Se­nate should fol­low prece­dent of Scalia vote

Chicago Sun-Times - - OPIN­ION -

Re­gard­ing Sen. Mark Kirk’s opin­ion piece in the Sun- Times (“Scalia re­place­ment must ‘ bridge dif­fer­ences,’” Feb. 22), Repub­li­cans and Democrats in the U. S. Se­nate unan­i­mously ap­proved the ap­point­ment of Pres­i­dent Ron­ald Rea­gan’s ap­pointee, An­tonin Scalia, on Sept. 17, 1986. Jus­tice Scalia passed all the tests and was an un­apolo­getic con­ser­va­tive, which he did not at­tempt to hide through­out the ap­point­ment process. The Amer­i­can peo­ple ex­pect the same to­day with Pres­i­dent Barack Obama’s ap­point­ment, no more, no less.

Kirk wrote: “A par­ti­san or ex­treme nom­i­nee would not be pru­dent.”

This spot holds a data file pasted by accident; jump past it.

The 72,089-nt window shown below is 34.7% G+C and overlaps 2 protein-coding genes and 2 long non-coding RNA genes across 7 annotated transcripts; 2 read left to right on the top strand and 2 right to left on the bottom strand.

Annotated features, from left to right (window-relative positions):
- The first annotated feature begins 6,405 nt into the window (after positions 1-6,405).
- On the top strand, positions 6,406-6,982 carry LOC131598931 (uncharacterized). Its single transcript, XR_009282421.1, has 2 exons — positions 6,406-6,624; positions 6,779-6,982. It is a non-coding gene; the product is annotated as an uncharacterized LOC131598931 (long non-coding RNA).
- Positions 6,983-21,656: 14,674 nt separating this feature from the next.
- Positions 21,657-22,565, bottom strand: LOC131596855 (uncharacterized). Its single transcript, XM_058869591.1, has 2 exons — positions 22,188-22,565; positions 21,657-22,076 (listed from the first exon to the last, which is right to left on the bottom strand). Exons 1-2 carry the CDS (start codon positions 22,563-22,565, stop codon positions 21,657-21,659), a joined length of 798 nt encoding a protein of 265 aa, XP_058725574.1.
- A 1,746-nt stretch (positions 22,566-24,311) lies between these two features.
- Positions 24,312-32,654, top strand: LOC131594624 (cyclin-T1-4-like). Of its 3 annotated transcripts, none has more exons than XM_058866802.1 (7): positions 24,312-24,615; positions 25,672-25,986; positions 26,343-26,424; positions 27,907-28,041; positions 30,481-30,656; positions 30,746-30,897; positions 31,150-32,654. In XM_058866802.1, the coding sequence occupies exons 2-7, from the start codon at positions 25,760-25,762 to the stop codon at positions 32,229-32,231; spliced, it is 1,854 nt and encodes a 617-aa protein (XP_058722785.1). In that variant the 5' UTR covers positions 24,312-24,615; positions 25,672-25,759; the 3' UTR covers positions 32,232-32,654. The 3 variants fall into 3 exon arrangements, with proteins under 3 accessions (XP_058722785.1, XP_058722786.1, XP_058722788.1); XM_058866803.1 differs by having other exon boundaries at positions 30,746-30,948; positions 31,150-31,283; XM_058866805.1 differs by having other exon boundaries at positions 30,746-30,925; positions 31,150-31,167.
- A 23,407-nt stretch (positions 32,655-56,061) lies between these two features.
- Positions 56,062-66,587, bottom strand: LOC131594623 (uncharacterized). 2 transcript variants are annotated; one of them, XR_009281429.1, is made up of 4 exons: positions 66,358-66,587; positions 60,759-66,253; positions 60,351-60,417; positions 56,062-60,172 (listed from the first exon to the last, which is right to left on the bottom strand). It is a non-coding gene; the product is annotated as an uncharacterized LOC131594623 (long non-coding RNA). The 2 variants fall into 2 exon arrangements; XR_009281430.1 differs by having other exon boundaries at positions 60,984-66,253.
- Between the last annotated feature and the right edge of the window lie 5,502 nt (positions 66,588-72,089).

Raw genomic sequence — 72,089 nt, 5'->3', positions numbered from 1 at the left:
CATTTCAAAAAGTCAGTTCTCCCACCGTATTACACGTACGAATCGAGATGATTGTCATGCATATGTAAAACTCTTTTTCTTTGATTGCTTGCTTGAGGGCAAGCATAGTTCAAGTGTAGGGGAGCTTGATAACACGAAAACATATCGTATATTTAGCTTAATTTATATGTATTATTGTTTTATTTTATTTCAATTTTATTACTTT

The Con­sti­tu­tion clearly states the pres­i­dent ap­points and Congress con­sents. The Con­sti­tu­tion in no way what­so­ever pro­claims any of this process to be po­lit­i­cally par­ti­san in na­ture. As such, it is not rel­e­vant if the pres­i­dent chooses a lib­eral, mod­er­ate or con­ser­va­tive nom­i­nee. And the Repub­li­can ma­jor­ity in Congress ( at this time) has no busi­ness de­cid­ing whether to ap­prove an ap­point­ment by the pres­i­dent to the Supreme Court based on the ap­pointee’s political views. The en­tire process has noth­ing to do with this is­sue. The Con­sti­tu­tion calls for Congress to ap­prove a nom­i­nee based upon qual­i­fi­ca­tions, not the political party af­fil­i­a­tion or political be­liefs of the nom­i­nee. Oth­er­wise, Scalia would never have been unan­i­mously ap­proved by Congress. Now there is an ac­tual ( and gen­er­a­tional) prece­dent for Congress to fol­low. Mark Ryan, Or­land Hills

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